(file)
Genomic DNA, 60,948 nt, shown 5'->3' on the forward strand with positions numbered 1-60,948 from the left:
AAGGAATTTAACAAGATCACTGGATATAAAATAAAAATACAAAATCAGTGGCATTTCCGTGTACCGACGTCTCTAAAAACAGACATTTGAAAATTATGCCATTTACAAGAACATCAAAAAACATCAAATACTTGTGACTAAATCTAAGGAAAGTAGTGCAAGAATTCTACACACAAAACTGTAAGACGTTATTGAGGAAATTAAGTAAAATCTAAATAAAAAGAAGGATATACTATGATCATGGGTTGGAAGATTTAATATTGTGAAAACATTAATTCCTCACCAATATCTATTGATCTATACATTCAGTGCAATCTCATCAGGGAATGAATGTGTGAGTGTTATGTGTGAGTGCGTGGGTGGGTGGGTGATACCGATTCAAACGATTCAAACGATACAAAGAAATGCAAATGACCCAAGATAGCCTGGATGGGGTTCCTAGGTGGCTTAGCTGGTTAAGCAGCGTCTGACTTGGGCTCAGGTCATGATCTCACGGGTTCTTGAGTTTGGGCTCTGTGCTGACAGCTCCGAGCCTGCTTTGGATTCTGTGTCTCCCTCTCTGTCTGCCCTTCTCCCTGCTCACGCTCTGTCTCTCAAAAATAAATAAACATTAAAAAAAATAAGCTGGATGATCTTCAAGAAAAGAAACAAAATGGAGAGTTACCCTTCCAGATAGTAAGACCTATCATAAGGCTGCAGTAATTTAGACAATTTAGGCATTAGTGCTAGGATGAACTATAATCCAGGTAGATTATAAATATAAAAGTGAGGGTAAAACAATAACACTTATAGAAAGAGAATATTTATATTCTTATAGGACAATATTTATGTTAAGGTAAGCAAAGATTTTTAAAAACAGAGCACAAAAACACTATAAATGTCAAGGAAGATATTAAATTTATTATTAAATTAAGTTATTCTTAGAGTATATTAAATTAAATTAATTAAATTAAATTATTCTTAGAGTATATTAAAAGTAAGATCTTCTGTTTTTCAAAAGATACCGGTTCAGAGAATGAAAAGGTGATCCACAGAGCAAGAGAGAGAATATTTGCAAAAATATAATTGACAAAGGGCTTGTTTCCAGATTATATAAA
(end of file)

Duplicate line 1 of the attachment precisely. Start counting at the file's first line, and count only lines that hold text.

Genomic DNA, 60,948 nt, shown 5'->3' on the forward strand with positions numbered 1-60,948 from the left: